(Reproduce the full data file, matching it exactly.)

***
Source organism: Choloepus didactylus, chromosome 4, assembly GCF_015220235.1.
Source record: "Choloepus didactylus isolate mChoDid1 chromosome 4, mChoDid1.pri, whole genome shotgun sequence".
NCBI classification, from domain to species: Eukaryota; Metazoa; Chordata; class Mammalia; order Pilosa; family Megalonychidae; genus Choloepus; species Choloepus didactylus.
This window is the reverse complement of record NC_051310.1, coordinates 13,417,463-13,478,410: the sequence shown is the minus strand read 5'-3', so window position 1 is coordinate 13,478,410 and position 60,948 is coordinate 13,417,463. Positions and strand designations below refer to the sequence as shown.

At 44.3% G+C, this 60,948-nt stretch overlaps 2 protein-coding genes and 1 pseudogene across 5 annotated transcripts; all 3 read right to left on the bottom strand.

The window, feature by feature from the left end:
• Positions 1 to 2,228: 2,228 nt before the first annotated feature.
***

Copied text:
Source organism: Choloepus didactylus, chromosome 4, assembly GCF_015220235.1.
Source record: "Choloepus didactylus isolate mChoDid1 chromosome 4, mChoDid1.pri, whole genome shotgun sequence".
NCBI classification, from domain to species: Eukaryota; Metazoa; Chordata; class Mammalia; order Pilosa; family Megalonychidae; genus Choloepus; species Choloepus didactylus.
This window is the reverse complement of record NC_051310.1, coordinates 13,417,463-13,478,410: the sequence shown is the minus strand read 5'-3', so window position 1 is coordinate 13,478,410 and position 60,948 is coordinate 13,417,463. Positions and strand designations below refer to the sequence as shown.

At 44.3% G+C, this 60,948-nt stretch overlaps 2 protein-coding genes and 1 pseudogene across 5 annotated transcripts; all 3 read right to left on the bottom strand.

The window, feature by feature from the left end:
• Positions 1 to 2,228: 2,228 nt before the first annotated feature.